It is a delicate balancing act for sure. We always want to be wise when expanding ministry, careful not to add to the burden of debt by over-expansion of staff or ministry properties. In our case, we have taken a low risk or debt free approach when opening the women’s medical clinic last July and with the recent pursuit of an apartment complex for homeless single moms. We are applying for some promising grants and have been blessed with some private donations so that we can not only pay cash for the projects but can operate them with excellence. Even the new downtown campus that opens Easter Sunday was acquired with a low risk, very affordable lease that made perfect sense to me and the elders.

At the same time, the challenge for all of us at New Life is to give above our tithes to the Move the Mountain campaign so that we can do more in our city in the years ahead. We are taking small steps today so that we can take giant leaps later.

As for the number of staff, we are basically at the same level we were three years ago. The recent hires were all replacements for staff that left for various reasons, which is normal attrition for a team our size.  I am very thankful God has sent us super capable reinforcements because the future growth of ministry is bigger than any of us can possibly imagine.

We will move the mountain of debt and we will pray for wisdom as we venture cautiously but courageously into the new places. This I know for sure – God wants us to do both, trusting Him to provide every step of the way.

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Four Levels of Generosity

I believe most Christ followers want to be givers, not just consumers. Most want to be free from the love of money and to be seen as generous with their time, their abilities and their monies. Becoming this type of person takes time and intentionality, plus lots of obedience and some measure of faith. In my experience, I believe there are four phases of giving and generosity.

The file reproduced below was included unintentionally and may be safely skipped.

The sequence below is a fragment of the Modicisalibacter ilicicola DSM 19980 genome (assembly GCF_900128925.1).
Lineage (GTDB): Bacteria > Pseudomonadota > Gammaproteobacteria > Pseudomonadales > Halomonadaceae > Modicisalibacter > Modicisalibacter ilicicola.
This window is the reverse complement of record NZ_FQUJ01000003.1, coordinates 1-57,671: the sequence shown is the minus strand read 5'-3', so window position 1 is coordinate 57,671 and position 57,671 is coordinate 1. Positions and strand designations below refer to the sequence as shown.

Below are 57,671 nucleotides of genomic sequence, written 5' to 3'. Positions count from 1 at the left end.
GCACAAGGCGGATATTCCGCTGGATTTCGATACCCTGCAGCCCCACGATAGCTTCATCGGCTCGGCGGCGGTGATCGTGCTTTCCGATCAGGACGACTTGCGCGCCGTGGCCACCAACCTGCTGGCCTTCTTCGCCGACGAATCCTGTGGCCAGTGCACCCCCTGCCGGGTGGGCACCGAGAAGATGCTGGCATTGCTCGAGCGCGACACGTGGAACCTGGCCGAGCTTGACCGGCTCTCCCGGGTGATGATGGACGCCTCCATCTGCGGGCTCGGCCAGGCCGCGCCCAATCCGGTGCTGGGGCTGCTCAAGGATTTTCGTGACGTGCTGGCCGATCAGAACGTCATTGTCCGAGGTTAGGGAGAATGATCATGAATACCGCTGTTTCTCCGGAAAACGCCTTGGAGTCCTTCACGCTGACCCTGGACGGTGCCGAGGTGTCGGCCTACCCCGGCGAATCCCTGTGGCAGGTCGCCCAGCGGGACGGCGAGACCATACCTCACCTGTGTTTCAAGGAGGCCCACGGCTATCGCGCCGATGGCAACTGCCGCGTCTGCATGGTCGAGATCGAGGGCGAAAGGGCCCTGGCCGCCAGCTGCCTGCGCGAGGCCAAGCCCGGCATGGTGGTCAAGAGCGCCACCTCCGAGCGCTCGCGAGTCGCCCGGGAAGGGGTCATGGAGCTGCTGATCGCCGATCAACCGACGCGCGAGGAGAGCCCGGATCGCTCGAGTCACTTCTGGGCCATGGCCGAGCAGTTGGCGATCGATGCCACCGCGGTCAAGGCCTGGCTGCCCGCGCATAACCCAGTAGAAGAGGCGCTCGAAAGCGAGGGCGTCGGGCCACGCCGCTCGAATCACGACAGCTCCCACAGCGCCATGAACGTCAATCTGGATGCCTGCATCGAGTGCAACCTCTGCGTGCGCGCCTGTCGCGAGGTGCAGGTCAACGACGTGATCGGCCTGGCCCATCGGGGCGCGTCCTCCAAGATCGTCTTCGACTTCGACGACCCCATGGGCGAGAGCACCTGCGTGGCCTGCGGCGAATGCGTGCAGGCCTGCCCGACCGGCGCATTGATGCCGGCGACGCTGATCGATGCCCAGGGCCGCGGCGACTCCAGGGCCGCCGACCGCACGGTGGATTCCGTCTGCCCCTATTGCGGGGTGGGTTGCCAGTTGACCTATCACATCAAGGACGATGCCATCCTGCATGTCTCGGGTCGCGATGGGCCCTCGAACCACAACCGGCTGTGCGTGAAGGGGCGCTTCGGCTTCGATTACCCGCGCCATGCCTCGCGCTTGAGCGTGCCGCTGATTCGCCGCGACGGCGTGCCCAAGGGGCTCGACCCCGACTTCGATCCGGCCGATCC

1. Tippers

These are people who give the leftovers of their money. This level requires hardly any faith and is motivated primarily by guilt or duty. They are typically inconsistent, giving only when prompted by a pastor at a church, or by an appeal on TV. If they have money, they will give a portion, but the amount never stretches them out of their comfort zone and always makes “sense”. Almost 90% of people in most local churches are in this group.

2. Tithers

These are people who set aside the first 10% of their income to give to the local church. This is a huge step up from the first level, because some faith now enters the equation. These people believe that God can do more with the remaining 90% if they are willing give the first. Tithers typically give consistently and seldom have to be prompted or “motivated” to give. They give even when it seems risky or when not giving would ease another temporary financial burden.

3. Givers